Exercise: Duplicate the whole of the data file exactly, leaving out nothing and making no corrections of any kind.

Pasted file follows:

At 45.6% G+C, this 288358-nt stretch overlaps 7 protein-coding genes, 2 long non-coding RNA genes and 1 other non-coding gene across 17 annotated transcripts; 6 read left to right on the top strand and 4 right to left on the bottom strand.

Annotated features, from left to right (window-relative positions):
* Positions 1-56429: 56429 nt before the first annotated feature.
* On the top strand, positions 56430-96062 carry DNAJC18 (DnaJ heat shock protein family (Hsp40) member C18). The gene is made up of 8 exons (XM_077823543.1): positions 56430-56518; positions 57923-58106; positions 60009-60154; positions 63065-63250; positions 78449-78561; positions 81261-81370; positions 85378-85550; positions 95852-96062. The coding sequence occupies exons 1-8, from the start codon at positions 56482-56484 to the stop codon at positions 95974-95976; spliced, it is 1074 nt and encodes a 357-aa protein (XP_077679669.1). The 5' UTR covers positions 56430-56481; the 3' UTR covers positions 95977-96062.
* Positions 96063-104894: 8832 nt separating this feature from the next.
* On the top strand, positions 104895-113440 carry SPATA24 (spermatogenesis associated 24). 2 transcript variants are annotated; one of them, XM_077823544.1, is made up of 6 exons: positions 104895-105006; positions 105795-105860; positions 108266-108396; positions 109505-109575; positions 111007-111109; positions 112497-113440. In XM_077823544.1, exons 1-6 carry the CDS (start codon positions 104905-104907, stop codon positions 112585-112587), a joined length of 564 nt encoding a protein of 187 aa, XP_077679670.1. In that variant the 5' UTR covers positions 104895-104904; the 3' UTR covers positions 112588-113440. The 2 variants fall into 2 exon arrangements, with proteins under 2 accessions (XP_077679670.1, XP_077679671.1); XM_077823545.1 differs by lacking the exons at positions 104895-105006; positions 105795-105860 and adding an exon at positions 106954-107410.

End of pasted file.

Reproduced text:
At 45.6% G+C, this 288358-nt stretch overlaps 7 protein-coding genes, 2 long non-coding RNA genes and 1 other non-coding gene across 17 annotated transcripts; 6 read left to right on the top strand and 4 right to left on the bottom strand.

Annotated features, from left to right (window-relative positions):
* Positions 1-56429: 56429 nt before the first annotated feature.
* On the top strand, positions 56430-96062 carry DNAJC18 (DnaJ heat shock protein family (Hsp40) member C18). The gene is made up of 8 exons (XM_077823543.1): positions 56430-56518; positions 57923-58106; positions 60009-60154; positions 63065-63250; positions 78449-78561; positions 81261-81370; positions 85378-85550; positions 95852-96062. The coding sequence occupies exons 1-8, from the start codon at positions 56482-56484 to the stop codon at positions 95974-95976; spliced, it is 1074 nt and encodes a 357-aa protein (XP_077679669.1). The 5' UTR covers positions 56430-56481; the 3' UTR covers positions 95977-96062.
* Positions 96063-104894: 8832 nt separating this feature from the next.
* On the top strand, positions 104895-113440 carry SPATA24 (spermatogenesis associated 24). 2 transcript variants are annotated; one of them, XM_077823544.1, is made up of 6 exons: positions 104895-105006; positions 105795-105860; positions 108266-108396; positions 109505-109575; positions 111007-111109; positions 112497-113440. In XM_077823544.1, exons 1-6 carry the CDS (start codon positions 104905-104907, stop codon positions 112585-112587), a joined length of 564 nt encoding a protein of 187 aa, XP_077679670.1. In that variant the 5' UTR covers positions 104895-104904; the 3' UTR covers positions 112588-113440. The 2 variants fall into 2 exon arrangements, with proteins under 2 accessions (XP_077679670.1, XP_077679671.1); XM_077823545.1 differs by lacking the exons at positions 104895-105006; positions 105795-105860 and adding an exon at positions 106954-107410.